'You Have to Think outside the Box with Deaf Children' Deafness Affects More Than 2,000 Children in Wales. Julia McWatt Spoke to One Mother about Her Experience of Bringing Up a Child with Impaired Hearing

South Wales Echo (Cardiff, Wales), November 9, 2011 | Go to article overview

'You Have to Think outside the Box with Deaf Children' Deafness Affects More Than 2,000 Children in Wales. Julia McWatt Spoke to One Mother about Her Experience of Bringing Up a Child with Impaired Hearing


SINCE having her son Ioan nearly five years ago, Sasha Evans' life has changed in more ways than she ever expected. Only a few weeks after Ioan was born Sasha was told that routine tests had revealed his hearing was severely impaired. Since then, Sasha, 40, from Rumney, Cardiff, has taken examinations in sign language and given up her previous job working in post-16 education to work with deaf children in schools in Cardiff.

The mother of two also found that Ioan's deafness posed a number of challenges in his upbringing that she had not anticipated.

She said: "We knew from the start about his hearing as he had all the screening. I had a C-Section a little bit earlier than expected, so he had a lot of tests and he failed the first few. He had quite a lot of fluid in the ears and at around six weeks old we were told that he had moderate hearing loss. That was a massive shock for us.

"He had a hearing aid put in at around six to eight weeks, so it was very early on. We felt that we wanted him to have a full spectrum of sound if possible and that's what the hearing aids did. It gave him the hearing level of a normal-hearing child.

"The difficulty of that when Ioan was a baby was that I was breastfeeding and the hearing aid would fall off up to 40 or 50 times a day.

"Then, when he started teething he would chew it. I was never allowed to leave him alone as a hearing aid is in three parts and was a huge choking hazard.

"With a normal-hearing child you might be able to look away while you hang out the washing for instance but I could never do that with Ioan. This then made him very clingy. When he was two he wanted to go to playgroup and the separation was really hard for him as he was so used to being around us all of the time."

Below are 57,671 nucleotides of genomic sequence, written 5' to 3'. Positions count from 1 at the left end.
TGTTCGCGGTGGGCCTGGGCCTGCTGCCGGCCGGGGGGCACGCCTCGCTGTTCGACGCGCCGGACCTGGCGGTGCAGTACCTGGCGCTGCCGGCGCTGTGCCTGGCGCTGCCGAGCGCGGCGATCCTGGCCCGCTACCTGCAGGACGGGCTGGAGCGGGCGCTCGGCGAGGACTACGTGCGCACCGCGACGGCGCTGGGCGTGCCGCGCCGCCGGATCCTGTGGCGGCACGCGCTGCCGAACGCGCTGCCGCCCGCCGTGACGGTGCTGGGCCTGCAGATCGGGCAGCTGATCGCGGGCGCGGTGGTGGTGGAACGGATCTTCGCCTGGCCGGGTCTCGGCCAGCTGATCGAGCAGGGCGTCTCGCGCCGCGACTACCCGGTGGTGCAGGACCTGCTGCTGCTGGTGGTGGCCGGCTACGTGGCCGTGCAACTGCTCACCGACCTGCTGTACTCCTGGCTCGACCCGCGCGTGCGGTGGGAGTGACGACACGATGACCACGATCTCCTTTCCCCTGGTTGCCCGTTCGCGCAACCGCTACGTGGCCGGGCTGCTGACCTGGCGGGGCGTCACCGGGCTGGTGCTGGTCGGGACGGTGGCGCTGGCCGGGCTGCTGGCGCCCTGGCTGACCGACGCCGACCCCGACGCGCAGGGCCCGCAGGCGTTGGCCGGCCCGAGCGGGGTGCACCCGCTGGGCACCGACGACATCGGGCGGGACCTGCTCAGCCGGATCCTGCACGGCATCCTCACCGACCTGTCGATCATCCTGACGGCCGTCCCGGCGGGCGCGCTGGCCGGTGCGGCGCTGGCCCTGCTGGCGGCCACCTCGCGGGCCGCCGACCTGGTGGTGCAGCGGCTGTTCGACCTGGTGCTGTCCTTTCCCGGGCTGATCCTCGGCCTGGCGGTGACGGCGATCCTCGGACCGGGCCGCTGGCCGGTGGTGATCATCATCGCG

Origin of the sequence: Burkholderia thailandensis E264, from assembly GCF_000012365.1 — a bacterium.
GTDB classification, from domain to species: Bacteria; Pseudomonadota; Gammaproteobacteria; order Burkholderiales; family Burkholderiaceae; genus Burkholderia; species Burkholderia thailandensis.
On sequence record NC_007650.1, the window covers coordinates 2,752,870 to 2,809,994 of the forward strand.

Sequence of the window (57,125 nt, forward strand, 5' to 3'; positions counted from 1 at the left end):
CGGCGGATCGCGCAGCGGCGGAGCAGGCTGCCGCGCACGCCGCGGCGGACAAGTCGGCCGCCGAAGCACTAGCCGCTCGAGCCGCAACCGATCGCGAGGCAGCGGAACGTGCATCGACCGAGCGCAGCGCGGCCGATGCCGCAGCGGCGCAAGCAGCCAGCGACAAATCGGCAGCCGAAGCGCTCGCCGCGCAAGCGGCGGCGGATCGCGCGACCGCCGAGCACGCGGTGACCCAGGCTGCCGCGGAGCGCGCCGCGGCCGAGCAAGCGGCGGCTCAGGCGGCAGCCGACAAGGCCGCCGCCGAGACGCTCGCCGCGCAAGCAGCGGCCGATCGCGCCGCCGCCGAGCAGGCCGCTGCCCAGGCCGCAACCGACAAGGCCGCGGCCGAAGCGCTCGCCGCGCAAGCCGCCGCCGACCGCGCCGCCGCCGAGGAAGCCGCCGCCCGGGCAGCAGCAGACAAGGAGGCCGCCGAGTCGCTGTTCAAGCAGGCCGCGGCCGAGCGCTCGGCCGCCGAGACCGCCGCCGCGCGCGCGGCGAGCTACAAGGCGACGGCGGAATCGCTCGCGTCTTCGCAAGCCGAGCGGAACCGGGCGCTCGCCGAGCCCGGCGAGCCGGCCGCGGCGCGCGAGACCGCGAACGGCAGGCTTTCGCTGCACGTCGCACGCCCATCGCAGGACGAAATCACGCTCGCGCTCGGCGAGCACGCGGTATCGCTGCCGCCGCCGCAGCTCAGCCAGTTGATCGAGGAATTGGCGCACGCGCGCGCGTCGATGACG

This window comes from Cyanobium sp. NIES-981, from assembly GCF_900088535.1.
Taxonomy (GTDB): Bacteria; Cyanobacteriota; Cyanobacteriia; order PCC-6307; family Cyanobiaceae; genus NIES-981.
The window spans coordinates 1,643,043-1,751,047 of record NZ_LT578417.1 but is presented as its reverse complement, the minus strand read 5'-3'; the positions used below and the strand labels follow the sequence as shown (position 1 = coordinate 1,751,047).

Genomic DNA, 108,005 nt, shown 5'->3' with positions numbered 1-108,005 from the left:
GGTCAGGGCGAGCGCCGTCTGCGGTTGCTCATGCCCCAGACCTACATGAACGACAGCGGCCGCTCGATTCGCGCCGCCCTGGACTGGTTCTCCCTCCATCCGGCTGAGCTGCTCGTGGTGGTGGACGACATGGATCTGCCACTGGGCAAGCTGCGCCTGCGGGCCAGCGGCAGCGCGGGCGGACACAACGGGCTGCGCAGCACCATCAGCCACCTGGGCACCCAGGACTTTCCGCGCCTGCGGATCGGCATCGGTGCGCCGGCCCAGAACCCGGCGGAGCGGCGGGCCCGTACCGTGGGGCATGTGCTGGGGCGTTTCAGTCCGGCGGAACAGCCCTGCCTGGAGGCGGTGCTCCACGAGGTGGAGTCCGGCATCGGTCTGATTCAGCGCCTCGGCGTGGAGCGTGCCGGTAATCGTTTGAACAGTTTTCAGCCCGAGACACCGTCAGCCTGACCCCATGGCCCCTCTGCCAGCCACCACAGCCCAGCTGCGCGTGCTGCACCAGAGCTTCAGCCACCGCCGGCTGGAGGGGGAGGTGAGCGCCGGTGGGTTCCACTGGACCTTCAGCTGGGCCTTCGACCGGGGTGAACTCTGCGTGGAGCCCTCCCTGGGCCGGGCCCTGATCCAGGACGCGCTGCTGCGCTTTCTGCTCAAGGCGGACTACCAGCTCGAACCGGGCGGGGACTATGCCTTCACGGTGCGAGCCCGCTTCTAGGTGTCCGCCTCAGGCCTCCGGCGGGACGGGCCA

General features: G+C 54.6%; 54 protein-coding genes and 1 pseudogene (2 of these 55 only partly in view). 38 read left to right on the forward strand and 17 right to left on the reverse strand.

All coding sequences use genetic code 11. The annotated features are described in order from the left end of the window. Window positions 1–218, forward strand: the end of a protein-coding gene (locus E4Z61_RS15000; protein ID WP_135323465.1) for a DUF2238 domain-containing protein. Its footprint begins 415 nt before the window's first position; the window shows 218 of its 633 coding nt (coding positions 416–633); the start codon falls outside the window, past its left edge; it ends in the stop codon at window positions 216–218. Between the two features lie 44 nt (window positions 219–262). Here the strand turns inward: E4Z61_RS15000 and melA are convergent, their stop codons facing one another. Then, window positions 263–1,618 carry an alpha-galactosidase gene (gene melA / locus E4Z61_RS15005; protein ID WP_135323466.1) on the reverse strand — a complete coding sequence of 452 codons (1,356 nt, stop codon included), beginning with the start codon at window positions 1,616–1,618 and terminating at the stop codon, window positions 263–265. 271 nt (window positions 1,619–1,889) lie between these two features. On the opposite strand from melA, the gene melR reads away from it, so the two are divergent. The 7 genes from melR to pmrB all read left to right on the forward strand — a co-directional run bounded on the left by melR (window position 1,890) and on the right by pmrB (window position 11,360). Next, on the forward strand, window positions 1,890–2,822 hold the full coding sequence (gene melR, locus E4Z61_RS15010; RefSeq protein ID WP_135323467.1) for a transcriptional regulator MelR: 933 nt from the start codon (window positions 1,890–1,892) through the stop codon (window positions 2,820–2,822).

Although the hearing aid gave Ioan his hearing back to a huge extent, the family were hit by more bad news in 2009 when Ioan was two.

Sasha said: "About two years ago we noticed there was a slump in his hearing and we did not know why that was. His hearing got a lot worse and he ended up going under general anaesthetic to remove some of the wax and he was really upset by it.

"His hearing had deteriorated generally and had become classed as moderate, bordering on severe at a higher frequency. It was a big loss for him and for us as parents.

"Without his hearing aid he could hardly hear anything and when he was sleeping you could not comfort him as you would a normal-hearing child. You had to shout at him to get through.

"Bringing up Ioan is very different from bringing up a normal-hearing child. It can very frustrating at times. The baby and toddler stages were very hard. The hearing aids just came out all of the time. Then there were all the appointments at the hospital.

"At first we needed to do speech and language therapy and his skills were tested to see how he was progressing. We had a lot of that before he went to school as we wanted him to go to a mainstream school. He has hearing impaired sessions every six weeks, he is on school action plus and he also has a special educational needs coordinator to make sure he is achieving things that he should be achieving for his age.

"At first he struggled with cognitive things and I'm not sure if it was his hearing which caused that. …

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'You Have to Think outside the Box with Deaf Children' Deafness Affects More Than 2,000 Children in Wales. Julia McWatt Spoke to One Mother about Her Experience of Bringing Up a Child with Impaired Hearing
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